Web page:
Fielding Questions: Powdery mildew is unsightly, but won’t kill peonies
Q. My peonies have a white residue on the leaves and seed heads. I sprayed a fungicide on July 26. We sprinkle with city water.
– Christine Marshall, Valley City, N.D.
A. The white coating is powdery mildew, which is a fungus commonly attacking peonies, lilacs and other shrubs and perennial flowers. It develops more severely in humid weather, or where overhead sprinkling keeps the foliage wet.
The good news is that it won’t kill your peonies. But it does look unsightly, especially as it progressively causes the foliage to dry up.
Fungicides containing chlorothalonil (indicated on the label in fine print for the active ingredient) are useful, but must be applied to healthy green foliage as a protection and preventative before the mildew appears or at the earliest signs. Fungicide sprays would need to be applied in June most years.
Watering from the base instead of overhead sprinkling helps prevent powdery mildew’s spread. Water in the morning so foliage dries more quickly, and avoid evening sprinkling.
Once the mildew has progressed, it isn’t possible to get affected leaves to return to normal appearance. Foliage should be cut back to ground level in September after a hard freeze. Completely remove and discard tops because the fungus overwinters on infected plant parts in and around soil.
Q. We replaced a white birch this summer, and it lost all of its leaves right away. Now it has started to bud, but the buds are turning into something other than actual leaves.
We love trees, but it sure seem to be having our share of issues.
– Judy Henderson, West Fargo
A. You’re not alone in your tree difficulties. We’ve had several springs that have been overly cool and wet followed by periods of heat with mid-summer dry spells. These extremes are especially difficult in areas of heavy clay soil. Going from too wet to too dry bakes the soil to brick, and tree roots suffer.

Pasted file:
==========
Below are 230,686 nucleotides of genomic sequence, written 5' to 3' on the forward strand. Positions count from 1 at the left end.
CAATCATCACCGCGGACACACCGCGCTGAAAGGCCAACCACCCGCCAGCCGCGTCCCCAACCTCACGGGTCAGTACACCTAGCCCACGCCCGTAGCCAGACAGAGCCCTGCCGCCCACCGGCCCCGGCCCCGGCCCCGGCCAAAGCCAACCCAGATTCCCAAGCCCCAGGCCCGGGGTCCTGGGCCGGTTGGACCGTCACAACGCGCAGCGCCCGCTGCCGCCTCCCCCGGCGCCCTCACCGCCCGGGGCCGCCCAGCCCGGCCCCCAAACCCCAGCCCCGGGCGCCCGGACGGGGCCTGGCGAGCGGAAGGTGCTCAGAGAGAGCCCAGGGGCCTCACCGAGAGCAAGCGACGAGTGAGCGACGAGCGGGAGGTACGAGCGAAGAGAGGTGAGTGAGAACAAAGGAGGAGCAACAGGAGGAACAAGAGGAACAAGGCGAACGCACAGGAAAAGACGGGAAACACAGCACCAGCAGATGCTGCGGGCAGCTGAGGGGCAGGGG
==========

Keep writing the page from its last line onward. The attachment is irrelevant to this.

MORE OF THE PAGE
Your newly replaced white-barked birch seems to have suffered severe transplant shock. Such shock can be caused by root disturbance. Or if the weather happens to turn hot, limited roots can’t pump enough water upward to sustain leaves even though the soil may be moist.
Now your birch is budding with green “catkins” instead of leaves. These inch-long “pods” are flowers. Often when young trees are under deep stress they give an abnormal attempt to reproduce, an instinct to provide a future generation. The tree probably senses that its life is threatened.
Test for life in the twigs by scratching the outer bark with your thumbnail. A fresh green layer indicates life and hope. If the layer has turned brown, that portion is dead.
Wait-and-see is often the only choice, with replacement as needed. No fertilizers or other products would help.
Q. My son bought a house in north Fargo with raspberry plants on the southwest corner. This small planting has produced enormous fruits larger in size and quantity than my whole 8-by-20-foot patch.
Is this a variety issue or is it sunshine and soil fertility?
– James Morken, West Fargo
A. Small backyard raspberry plantings are often very productive because they are kept narrow due to space restraints. An ideal raspberry row is only 18 inches wide. The reduced competition between canes allows plants to bear heavily. Your son’s planting may be the ideal width along with good location.
Because raspberries “sucker” so freely, a patch can easily become very wide, causing plants to compete for fertilizer and water. Reducing each row to the recommended width helps production.
Recommended varieties include Boyne, Latham, Nova, Killarney, Redwing and Heritage.
If you have a gardening or lawn care question, email Don Kinzler at ForumGrowingTogether@hotmail.com. Questions with broad appeal may be published, so please include your name, city, and state for appropriate advice.